Have you ever really thought about the reasons why you treat people the way you do? If you are a relatively nice person (and I believe most people are trying to do the best that they can in their lives – or at the very least, don’t go out of their way to be mean), then perhaps you have not needed to have a reason for treating people with kindness. You’ve just done it.
But how many of our actions are motivated by 100% altruism? We can always do better in this area, but first maybe we should assess where we are on the spectrum. In other words, we should really look at the reasons why we choose to be nice.
One day I was on Main Street in my little home town, waiting in a long line of cars stopped at a red light. I noticed ahead there was a car waiting to turn out of a McDonald’s parking lot, but the way the traffic was going, he would be waiting for a very long time if no one gave him a spot to merge in. I decided to let the man go in front of me. As I stopped and waved him in, the man driving the car saw the opening and just drove. There was no wave, no nod, no mouthing the words “Thank you.” No acknowledgment whatsoever. Nothing.
My first response was frustration and irritation for the man’s ingratitude. The internal dialogue began. He literally would have sat there forever if someone didn’t let him enter the lane of traffic in front of him because the McDonald’s was right on the corner where the stoplight was, so when the light turned red, the cars coming from the west would quickly pile up and again block that exit. And there were too many cars coming for enough of them to pass before the light turned red again, and he would be perpetually blocked in. Yet this man showed no gratitude at all for my act of random kindness.
Now driving behind the man, I noticed myself getting more and more disgusted with this ungrateful little man who wouldn’t so much as lift a pinkie finger to say thank you. But as my irritation grew, I had an epiphany. What was the reason that I initially chose to let this car go in front of me? Was I in dire need for a small dose of recognition for my actions? Did I need a shot of gratitude from a random stranger, and therefore I let him go in front of me? Was my quota for being the recipient of a thank you or a friendly wave just one acknowledgment shy, so I HAD to let this man in and get the expected numbers?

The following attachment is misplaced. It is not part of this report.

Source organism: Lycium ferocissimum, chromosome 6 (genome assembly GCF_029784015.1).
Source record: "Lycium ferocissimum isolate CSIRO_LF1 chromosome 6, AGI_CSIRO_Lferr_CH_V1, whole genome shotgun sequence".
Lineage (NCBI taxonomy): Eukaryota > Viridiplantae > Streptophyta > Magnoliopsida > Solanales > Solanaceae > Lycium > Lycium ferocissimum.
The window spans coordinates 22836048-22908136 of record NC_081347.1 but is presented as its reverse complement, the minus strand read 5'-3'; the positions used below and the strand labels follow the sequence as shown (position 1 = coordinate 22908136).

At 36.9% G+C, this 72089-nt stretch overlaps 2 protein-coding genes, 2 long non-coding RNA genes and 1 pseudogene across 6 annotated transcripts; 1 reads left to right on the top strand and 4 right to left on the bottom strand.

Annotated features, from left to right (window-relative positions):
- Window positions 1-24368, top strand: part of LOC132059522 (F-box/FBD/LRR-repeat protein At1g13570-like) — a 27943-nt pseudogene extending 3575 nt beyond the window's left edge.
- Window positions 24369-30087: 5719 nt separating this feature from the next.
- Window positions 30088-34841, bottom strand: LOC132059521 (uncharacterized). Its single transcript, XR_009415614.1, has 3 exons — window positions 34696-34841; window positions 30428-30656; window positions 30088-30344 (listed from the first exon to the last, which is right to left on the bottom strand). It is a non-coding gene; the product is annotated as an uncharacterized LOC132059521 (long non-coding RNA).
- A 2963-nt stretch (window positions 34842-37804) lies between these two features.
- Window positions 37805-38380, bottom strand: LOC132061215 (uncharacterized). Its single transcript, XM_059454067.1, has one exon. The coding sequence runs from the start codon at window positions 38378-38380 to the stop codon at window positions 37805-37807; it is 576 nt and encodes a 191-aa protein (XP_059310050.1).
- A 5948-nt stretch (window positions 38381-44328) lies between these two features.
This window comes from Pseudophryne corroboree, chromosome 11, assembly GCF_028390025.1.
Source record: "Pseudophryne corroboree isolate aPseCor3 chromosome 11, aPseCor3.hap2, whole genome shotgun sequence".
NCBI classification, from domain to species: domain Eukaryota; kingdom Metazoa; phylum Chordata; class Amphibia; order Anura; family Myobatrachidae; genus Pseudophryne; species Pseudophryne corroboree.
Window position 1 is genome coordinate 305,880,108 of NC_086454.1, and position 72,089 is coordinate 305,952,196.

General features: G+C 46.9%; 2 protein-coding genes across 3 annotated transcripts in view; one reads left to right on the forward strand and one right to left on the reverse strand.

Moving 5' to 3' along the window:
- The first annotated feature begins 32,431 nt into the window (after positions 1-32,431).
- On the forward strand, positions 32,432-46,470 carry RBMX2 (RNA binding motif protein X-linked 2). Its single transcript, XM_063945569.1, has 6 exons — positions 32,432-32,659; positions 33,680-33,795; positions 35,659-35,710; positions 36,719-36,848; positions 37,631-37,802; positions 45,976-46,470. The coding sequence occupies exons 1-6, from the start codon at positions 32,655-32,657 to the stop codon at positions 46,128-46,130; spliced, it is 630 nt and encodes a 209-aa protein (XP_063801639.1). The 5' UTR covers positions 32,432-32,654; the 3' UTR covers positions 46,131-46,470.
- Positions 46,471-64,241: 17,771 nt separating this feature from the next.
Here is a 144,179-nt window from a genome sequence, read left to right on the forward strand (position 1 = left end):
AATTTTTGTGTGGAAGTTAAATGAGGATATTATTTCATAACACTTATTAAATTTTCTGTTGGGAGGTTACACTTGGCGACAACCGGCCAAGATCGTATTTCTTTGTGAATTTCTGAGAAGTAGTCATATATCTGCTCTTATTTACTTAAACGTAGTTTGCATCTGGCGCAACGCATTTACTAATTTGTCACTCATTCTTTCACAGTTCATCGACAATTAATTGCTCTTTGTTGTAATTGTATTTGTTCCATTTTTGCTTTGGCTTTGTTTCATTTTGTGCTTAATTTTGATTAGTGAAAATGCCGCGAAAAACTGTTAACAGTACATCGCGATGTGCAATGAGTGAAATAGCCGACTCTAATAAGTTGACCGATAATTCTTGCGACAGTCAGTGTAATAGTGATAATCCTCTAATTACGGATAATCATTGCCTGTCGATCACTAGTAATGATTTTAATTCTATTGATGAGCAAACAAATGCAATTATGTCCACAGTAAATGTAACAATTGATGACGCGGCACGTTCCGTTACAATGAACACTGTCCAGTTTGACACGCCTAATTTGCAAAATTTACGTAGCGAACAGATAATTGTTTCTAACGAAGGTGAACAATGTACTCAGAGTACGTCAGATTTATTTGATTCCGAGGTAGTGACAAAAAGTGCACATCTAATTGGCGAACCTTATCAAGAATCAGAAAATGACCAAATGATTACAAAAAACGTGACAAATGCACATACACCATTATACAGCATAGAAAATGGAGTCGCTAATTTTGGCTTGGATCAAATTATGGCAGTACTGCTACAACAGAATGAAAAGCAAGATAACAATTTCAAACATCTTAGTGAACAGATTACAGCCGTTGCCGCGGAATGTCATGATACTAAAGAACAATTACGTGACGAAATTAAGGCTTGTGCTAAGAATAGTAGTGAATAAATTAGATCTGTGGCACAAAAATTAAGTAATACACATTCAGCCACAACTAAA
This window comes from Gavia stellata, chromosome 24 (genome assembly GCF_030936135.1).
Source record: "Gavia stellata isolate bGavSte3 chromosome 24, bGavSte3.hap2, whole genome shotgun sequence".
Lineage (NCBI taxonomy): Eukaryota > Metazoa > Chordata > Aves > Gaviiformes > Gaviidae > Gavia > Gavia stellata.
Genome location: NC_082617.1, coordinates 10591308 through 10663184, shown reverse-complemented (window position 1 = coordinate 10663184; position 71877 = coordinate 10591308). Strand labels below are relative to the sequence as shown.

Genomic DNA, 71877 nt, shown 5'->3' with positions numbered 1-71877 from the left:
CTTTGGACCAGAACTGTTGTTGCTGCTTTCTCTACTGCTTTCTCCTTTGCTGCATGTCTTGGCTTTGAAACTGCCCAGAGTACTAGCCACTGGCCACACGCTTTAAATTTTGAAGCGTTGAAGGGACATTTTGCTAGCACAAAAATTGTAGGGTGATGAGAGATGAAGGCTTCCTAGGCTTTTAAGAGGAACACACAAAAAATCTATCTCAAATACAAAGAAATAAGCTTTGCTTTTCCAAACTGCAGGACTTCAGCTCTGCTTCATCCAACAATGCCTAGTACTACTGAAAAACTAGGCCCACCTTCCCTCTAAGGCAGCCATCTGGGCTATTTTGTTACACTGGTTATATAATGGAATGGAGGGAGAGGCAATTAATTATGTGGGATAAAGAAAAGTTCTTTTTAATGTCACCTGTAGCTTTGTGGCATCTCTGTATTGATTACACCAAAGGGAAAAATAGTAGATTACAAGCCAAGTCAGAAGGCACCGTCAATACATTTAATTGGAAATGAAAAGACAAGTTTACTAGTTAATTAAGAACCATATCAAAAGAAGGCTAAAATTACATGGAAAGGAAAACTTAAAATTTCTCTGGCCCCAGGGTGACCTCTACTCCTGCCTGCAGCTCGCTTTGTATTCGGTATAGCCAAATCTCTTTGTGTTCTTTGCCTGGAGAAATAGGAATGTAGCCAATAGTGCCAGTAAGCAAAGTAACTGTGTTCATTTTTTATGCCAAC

Well, no. Of course not. Initially, I saw the man sitting there waiting, and having sat in a similar position before, hopelessly trying to turn out into eternal lines of traffic, I genuinely wanted to help make his day a little better. That is, until he snubbed me. The ungrateful turd!
Why is it that our reasoning for being kind can turn so quickly like that? I decided I was going to choose to not need that man’s gratitude or acknowledgment for having let him in. I hadn’t really needed it before he pulled out. Why would I suddenly be needing it after? Would it have been nice for him to acknowledge my kindness? Sure! But that wasn’t the reason I had offered it. I didn’t want that stranger to have any control over my feelings that morning. Especially since he likely had no clue I was driving behind him with frustration for his ingratitude. People who are really egocentric typically don’t. So I dismissed his lack of courtesy, and drove to work the rest of the way in peace.
Think about the reasons you are nice to people. Work at being nice just for the purpose of being nice; of brightening someone’s day; of lightening someone’s burden, and without any hope or need for acknowledgment for how wonderful your actions may have been or how much effort you might have expended on their behalf.
Sure, it’s really good to have people acknowledge what we do for them. And gratitude is a dying attribute anymore in our society, so I am not saying it shouldn’t be offered more commonly than it is. But ultimately we need to work at being nice simply for the sake of being nice. At the end of the day, we will be happier if we aren’t filled with contempt for all the ingratitude we experienced after a day of extending unacknowledged kindness.